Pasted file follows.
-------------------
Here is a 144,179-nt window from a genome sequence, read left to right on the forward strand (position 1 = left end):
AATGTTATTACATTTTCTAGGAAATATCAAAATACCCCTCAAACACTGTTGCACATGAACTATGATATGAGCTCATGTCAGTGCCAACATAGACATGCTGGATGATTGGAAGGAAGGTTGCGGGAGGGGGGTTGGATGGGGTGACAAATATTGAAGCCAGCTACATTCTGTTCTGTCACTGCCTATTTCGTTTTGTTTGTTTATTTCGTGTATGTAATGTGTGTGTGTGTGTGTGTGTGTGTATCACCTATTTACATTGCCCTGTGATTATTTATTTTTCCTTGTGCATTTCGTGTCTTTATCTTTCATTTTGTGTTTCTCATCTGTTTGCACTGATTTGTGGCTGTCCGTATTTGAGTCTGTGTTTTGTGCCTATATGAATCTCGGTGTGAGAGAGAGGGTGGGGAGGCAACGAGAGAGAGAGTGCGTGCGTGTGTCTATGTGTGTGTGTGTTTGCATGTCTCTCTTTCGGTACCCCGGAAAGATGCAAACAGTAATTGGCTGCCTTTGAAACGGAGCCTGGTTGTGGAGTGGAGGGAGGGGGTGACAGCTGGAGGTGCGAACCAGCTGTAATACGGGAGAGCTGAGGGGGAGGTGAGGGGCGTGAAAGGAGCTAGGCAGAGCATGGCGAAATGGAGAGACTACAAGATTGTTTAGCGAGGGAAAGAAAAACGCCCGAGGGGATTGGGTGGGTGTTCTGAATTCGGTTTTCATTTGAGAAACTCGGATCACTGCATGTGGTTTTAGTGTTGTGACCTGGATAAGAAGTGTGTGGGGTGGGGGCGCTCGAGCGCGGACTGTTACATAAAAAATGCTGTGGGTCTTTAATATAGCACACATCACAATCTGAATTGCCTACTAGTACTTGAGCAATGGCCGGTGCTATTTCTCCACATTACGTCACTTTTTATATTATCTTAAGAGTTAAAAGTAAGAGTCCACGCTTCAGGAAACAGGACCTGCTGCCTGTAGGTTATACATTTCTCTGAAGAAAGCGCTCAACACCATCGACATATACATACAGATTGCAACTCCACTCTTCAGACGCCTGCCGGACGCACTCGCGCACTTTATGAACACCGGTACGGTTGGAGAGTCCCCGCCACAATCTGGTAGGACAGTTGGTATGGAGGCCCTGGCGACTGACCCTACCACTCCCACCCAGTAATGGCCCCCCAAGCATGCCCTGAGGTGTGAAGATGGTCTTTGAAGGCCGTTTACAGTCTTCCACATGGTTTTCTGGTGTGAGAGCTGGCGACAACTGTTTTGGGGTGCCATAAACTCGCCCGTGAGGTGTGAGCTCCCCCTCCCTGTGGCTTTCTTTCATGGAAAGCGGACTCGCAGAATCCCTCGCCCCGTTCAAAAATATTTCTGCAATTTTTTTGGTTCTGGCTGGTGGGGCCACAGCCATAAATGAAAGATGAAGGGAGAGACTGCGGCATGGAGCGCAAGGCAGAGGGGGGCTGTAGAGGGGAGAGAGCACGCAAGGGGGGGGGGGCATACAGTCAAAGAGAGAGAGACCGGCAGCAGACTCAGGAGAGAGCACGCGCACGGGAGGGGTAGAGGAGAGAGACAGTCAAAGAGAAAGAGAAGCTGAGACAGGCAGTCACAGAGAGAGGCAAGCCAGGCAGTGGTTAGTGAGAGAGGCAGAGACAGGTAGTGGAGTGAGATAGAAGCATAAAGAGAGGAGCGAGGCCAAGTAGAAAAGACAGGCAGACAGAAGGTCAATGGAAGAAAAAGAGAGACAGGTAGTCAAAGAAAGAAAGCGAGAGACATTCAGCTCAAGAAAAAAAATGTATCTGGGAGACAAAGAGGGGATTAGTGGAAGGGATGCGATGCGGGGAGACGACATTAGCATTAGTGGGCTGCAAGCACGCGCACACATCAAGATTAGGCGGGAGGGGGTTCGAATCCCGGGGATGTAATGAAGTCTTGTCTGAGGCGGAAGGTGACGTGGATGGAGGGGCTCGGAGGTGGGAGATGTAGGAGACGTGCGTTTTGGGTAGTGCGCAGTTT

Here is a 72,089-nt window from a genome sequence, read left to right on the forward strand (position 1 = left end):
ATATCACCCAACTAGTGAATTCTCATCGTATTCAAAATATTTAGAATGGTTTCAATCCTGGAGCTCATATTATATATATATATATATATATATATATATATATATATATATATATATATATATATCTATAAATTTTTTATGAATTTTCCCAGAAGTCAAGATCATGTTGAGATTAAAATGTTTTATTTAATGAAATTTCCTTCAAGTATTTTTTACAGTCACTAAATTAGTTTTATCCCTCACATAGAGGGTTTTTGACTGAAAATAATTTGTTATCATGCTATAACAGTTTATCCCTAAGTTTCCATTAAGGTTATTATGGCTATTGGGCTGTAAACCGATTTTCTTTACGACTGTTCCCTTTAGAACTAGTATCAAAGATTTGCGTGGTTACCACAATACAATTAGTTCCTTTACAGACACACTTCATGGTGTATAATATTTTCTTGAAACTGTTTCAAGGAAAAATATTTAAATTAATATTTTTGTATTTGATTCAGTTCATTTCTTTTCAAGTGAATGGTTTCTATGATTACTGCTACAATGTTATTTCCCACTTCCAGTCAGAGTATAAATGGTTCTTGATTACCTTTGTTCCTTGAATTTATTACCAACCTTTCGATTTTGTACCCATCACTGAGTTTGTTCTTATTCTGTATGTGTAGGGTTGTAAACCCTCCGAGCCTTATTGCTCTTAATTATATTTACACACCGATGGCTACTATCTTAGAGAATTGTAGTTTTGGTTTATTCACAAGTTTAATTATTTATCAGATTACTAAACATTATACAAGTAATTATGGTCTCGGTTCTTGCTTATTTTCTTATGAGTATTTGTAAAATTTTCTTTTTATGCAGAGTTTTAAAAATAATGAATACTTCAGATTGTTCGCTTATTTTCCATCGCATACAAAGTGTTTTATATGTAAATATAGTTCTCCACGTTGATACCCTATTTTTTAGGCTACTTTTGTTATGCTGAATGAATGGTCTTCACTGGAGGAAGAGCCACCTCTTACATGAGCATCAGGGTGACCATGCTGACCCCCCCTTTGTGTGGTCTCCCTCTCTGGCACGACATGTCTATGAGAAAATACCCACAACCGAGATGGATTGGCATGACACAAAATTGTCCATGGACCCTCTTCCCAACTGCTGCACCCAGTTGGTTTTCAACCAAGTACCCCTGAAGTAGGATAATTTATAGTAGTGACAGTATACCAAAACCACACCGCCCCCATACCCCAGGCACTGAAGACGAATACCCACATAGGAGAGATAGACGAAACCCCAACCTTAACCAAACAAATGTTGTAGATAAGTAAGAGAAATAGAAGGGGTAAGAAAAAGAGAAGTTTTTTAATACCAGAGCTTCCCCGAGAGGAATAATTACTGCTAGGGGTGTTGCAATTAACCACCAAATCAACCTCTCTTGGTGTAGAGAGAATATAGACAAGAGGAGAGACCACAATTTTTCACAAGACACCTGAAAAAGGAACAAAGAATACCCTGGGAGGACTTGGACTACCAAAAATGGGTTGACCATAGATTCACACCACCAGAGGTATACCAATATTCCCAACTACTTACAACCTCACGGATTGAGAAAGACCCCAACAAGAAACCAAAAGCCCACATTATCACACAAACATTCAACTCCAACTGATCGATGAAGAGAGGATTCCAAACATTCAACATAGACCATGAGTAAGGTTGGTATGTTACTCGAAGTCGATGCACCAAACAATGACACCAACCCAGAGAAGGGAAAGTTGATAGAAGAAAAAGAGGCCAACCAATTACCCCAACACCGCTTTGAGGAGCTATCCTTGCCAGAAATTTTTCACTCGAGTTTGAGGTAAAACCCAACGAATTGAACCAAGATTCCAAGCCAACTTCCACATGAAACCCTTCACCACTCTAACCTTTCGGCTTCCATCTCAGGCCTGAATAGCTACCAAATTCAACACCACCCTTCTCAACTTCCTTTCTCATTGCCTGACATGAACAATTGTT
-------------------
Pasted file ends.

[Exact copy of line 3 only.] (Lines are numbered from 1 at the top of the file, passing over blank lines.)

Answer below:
Here is a 72,089-nt window from a genome sequence, read left to right on the forward strand (position 1 = left end):